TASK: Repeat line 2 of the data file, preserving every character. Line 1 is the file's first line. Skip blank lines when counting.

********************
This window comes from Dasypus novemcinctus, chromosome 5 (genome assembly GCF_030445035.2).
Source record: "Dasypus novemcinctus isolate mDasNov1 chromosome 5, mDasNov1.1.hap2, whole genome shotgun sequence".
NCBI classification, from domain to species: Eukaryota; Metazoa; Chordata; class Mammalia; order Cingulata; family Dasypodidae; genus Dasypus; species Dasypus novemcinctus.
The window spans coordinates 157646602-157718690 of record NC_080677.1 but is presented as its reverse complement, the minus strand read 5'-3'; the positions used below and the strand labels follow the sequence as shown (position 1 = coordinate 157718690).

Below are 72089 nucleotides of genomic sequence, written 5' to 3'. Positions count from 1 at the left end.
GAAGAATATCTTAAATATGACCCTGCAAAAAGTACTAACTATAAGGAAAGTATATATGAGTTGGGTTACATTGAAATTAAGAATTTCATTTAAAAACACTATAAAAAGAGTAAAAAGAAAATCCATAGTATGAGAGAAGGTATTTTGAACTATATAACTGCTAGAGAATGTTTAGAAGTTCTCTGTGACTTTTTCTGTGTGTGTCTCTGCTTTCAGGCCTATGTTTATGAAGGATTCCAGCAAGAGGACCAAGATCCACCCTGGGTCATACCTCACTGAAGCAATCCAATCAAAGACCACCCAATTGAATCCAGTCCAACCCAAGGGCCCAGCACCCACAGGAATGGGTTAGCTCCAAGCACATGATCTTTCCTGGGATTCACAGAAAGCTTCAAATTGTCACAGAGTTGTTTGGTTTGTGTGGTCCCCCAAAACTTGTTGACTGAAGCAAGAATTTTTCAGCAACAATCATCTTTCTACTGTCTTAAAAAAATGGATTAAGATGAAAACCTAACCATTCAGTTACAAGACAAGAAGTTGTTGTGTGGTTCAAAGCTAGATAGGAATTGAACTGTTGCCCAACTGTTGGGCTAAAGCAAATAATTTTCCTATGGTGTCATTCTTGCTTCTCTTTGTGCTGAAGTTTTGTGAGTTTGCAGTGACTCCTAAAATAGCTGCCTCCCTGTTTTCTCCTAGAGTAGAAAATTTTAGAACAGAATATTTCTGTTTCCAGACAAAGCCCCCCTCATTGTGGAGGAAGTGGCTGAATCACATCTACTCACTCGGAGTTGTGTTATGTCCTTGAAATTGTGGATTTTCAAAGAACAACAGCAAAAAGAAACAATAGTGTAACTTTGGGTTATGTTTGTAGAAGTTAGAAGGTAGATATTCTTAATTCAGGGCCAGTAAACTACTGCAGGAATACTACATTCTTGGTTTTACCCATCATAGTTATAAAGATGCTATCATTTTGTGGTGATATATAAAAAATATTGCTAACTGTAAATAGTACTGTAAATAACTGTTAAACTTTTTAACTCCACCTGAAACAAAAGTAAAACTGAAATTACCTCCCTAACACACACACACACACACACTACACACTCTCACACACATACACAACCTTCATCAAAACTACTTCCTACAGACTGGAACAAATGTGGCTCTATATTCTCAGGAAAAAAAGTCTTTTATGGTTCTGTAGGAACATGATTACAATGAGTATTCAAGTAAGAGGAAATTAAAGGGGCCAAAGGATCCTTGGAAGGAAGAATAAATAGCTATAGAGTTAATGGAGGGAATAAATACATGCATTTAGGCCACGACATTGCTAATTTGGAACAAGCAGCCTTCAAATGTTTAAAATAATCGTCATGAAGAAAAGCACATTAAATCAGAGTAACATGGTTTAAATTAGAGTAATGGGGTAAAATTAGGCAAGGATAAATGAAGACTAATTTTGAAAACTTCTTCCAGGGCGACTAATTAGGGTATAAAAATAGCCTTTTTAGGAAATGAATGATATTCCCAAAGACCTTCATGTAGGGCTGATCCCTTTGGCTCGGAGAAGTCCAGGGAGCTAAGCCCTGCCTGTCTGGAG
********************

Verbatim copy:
Source record: "Dasypus novemcinctus isolate mDasNov1 chromosome 5, mDasNov1.1.hap2, whole genome shotgun sequence".